“You will be defined not just by what you achieve, but by how you survive.”
This is simple advice from Sheryl Sandberg, an American technology executive, author and billionaire. Sandberg is also the chief operating officer of Facebook and founder of Leanin.org.
The advice resonates well with the story of one Zimbabwe’s leading florists.
Typically, behind every bouquet is a florist who brings different flower species together to make one big pretty bunch of flowers.
In Zimbabwe, we have Mildred Rutsande, a Harare-based florist who brings beauty to every bouquet.
Born and bred in Chinembire, Buhera District, Rutsande decided to take up the career of a florist after completion of her secondary education at Nemakonde High School. She could not further her studies because of poor grades.
Although she had a desire to attain tertiary education, Rutsande did not let her failure throttle her ambitions, as she simply switched to another passion, one of becoming a florist.
In a lengthy chat with this publication, Rutsande said when she was young, she dreamt of becoming a pilot or rather become a famous business woman.
“Being an independent woman has been my desire, supporting my family and l.
“Even though I couldn’t be a pilot, I am extremely happy because I add beauty to every single bouquet,” she said.
In 2004, Rutsande joined the crew at corner Second Street and Jason Moyo Avenue in Harare.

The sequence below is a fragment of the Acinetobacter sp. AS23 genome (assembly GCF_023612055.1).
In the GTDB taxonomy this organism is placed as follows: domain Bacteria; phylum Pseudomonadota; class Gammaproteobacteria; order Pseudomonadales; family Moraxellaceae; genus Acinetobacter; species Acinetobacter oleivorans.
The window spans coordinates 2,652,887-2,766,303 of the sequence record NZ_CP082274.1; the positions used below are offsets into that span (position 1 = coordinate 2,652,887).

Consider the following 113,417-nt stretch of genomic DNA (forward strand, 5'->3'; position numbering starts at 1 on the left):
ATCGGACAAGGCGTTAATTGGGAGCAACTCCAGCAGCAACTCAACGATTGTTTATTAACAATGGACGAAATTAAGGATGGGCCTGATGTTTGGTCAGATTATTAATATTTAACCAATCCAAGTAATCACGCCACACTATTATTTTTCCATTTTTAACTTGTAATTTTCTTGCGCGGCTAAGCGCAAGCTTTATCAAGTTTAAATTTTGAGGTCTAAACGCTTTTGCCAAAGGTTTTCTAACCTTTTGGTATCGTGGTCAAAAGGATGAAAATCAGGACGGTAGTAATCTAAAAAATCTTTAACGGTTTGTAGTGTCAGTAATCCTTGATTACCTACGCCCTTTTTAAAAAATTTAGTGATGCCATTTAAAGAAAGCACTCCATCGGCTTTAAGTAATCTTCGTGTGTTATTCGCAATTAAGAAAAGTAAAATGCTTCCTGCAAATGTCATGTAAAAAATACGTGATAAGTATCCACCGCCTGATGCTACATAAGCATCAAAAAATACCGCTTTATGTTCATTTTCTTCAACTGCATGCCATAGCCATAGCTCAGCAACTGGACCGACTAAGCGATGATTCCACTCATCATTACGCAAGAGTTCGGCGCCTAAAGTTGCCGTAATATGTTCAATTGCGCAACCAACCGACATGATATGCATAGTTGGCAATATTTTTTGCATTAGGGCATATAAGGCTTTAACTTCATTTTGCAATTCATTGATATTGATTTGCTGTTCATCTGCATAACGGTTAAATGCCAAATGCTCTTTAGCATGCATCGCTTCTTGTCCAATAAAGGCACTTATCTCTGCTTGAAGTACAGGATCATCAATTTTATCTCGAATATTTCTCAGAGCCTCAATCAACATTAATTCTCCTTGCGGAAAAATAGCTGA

“Flowers are beautiful, as a woman they have made me appreciate beauty more, ” she says.
Selling flowers is not easy in Zimbabwe as they are not really appreciated.
Other factors that make flower
vending unpopular in Zimbabwe is because vendors do not have proper space to sell flower bouquets and they fall short of refrigerators to keep flowers fresh.
A few flower brokers generally buy most of the produce and distribute them to local retail outlets after a significant mark-up.
The retail florist shops usually operate on roadsides with little or no protection for flowers.
Said Rutsande: “It is time that we as a country start investing in setting up auction centres.”
She added that as florists they would need support to export goods and bring in foreign currency.
One of the main challenges which local florists face is that some popular flowers are exported for various uses such as roses for rose oil.
These specific flowers are over-supplied on the international market.
Zimbabwe used to be one of the largest exporters of a wide range of horticultural products in Africa, supplying overseas markets including Europe and the Middle East.
For instance, citrus exports peaked in 2001 at 45 000 tonnes, being 60 percent of fresh produce output.
According to ZimTrade , Zimbabwe exported cut flowers worth $60 million, making it the second largest exporter after Kenya.
Rutsande invited women to take part in this business as it helps a number of people to earn a living as well as support their families.